You might say the Eagles’ defense is lucky to have to face Lamar Jackson at an unlucky time for the Ravens— Lamar is still nursing a sore knee upon which absolutely no details have been released by the team. In addition, the young quarterback experienced the loss of a close friend this past weekend. You could see the subdued energy in Lamar’s face in the CBS closeups from last Sunday.
But the way the Eagles defense is struggling right now, it might not be able to take advantage of the less than optimal signals coming from the Baltimore offense.
The Ravens’ defensive dominance in a near shutout of the Cincinnati Bengals was the story of last Sunday’s game, but it was the offense’s struggles that will be discussed for much of the upcoming week in preparation for the Eagles. So says Ryan Mink of the Ravens’ media department. That’s what happens when you have the reigning MVP under center and are coming off a season in which you led the league in scoring. The Ravens offense put up 17 points and 332 total yards. After the first play of the second quarter, they notched just one field goal.
Quarterback Lamar Jackson had an odd and tough day. His 37 passing attempts were tied for the second-most of his career, but he completed just 19 of them (51 percent) for 180 yards. His two rushing attempts (for three yards) were a career low. Jackson was not happy with the offense’s performance, and neither were his offensive teammates.
“Every win is a blessing, and whenever you can get one, you have to take that and run with it,” tight end Mark Andrews said. “But there are times when our offense isn’t clicking, and we need to get better. So, it is what it is.”
The Ravens are a different offense this year and defenses are playing them differently too. Head coach John Harbaugh spoke Monday about the different factors that influenced Sunday’s performance. One was the lack of practice time Jackson had leading into the game. He missed practice Wednesday (knee) and Thursday (illness), marking the first time in his career that he sat out back-to-back practices.
Jackson said his knee issue “didn’t really affect me at all,” but the missed practice snaps did have an impact.
“Football is definitely a practice sport, whether it’s technique, timing, chemistry, just understanding the game-plan inside and out not because you studied it but because you operated it and practiced it. It’s always going to have an effect,” Harbaugh said. “It’s important for everybody to practice, especially important for the quarterback.”
What made that especially challenging is that the Bengals employed a defense that the Ravens hadn’t seen them use on tape. Thus, the film work and mental reps that Jackson still had throughout the week didn’t prove to be as useful.
Jackson said last week that teams are rolling out different defenses every week and the Bengals followed suit.
“They were a true college 4-3 type of a look, played quarters with the safeties low. They’ve played that in the past but they hadn’t played it yet this year. So it was a new defense that we thought we might get, but we didn’t get a chance to rep it out very much,” Harbaugh said. “That happens to us quite a bit. So that’s something we’ve got to learn to deal with and handle as an offense because we run a unique scheme.”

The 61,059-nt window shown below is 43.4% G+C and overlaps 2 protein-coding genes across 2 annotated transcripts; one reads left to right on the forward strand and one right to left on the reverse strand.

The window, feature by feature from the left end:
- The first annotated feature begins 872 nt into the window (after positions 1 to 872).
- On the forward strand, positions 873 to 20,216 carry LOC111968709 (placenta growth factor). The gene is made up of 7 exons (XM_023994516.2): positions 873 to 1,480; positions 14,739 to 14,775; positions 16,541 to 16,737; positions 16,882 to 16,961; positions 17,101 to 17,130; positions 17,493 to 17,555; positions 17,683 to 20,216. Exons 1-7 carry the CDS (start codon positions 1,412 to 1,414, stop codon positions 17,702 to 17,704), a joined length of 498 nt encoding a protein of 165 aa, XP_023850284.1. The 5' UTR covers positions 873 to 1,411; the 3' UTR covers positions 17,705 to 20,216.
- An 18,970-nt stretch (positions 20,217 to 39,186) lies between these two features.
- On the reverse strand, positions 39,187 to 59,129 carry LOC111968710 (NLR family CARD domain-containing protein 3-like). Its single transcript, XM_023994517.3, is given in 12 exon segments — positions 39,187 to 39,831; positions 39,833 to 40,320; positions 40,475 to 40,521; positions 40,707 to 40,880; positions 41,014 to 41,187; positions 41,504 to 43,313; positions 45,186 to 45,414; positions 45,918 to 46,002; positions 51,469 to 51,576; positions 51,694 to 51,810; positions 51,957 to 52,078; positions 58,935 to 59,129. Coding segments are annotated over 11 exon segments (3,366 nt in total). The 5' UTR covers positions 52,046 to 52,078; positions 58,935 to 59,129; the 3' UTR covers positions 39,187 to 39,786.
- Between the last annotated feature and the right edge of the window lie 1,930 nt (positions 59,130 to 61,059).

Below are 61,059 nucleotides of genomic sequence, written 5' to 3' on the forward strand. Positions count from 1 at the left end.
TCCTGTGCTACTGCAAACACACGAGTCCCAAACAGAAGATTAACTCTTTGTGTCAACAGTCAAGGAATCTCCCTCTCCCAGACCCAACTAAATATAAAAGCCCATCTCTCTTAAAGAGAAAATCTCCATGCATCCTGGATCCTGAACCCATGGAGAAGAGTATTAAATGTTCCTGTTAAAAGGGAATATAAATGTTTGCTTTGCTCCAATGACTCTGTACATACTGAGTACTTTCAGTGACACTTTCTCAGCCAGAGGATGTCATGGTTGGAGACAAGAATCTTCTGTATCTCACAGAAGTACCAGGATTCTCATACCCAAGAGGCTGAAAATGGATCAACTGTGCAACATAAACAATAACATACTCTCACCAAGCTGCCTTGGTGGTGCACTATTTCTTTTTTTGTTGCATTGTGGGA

One talking point was the Ravens’ run-pass ratio. Jackson threw 37 times to 24 runs, but Harbaugh explained that 11 of those passes were in two-minute drills at the end of the first half. On first and second down, the Ravens ran 20 times to 13 passes.
“That’s a high number in the NFL. It’s even high for us,” Harbaugh said.
The Ravens would have run the ball more in the fourth quarter with a big lead, but they only ran five plays total because the Bengals had a long drive in which they also ran often.
“I think the basic raw numbers are more indicative of the situations that we were in than they were any design or anything play-calling wise,” Harbaugh said. “What we all want to do is just continue to improve execution and how we attack defenses going against us. So like I said last week, we are still very much a work in progress. We have a lot to improve on.
“We have to improve as the season goes on to achieve the things that we want to achieve. By the same token, just Lamar by himself made some really great plays. He moved around and made some great throws. When we scored 17 points, he was the main driver of that.”
Still, there are some other concerns which the Eagles could possibly bank upon defensively—
There was a lot of buzz about wide receiver Miles Boykin stepping up as the No. 2 wide receiver opposite Marquise “Hollywood” Brown this season.
However, Boykin has just 10 receptions for 111 yards through the first five games. He didn’t have a catch versus the Bengals and didn’t seem to be on the same page with Jackson on one attempt to the end zone, leaving the Ravens settling for a field goal.
So far this season, Andrews and Brown have 40 of the Ravens’ 88 receptions. So the percentage play for the Eagles defense may be to concentrate coverage on Andrews and Brown.
Also, the Ravens offensive line is far from totally healthy. Last Sunday, the Ravens used a rotation to fill in for injured starting guard Tyre Phillips (shoulder). Patrick Mekhari started and played 45 snaps and Ben Powers took 18 snaps.
But Jackson was sacked just once and the Ravens ran for 161 yards on 24 attempts, so it was a good day overall for their offensive line.
“I thought it was solid,” Harbaugh said. “There were a couple times when they pressured us and brought blitzes and we didn’t always handle them the right way. … So it wasn’t perfect by any stretch but I just felt like they did a good job overall as a group under the circumstances.”
So those are a few factors which could play into making the Eagles-Ravens matchup a lot closer game than anyone has imagined so far.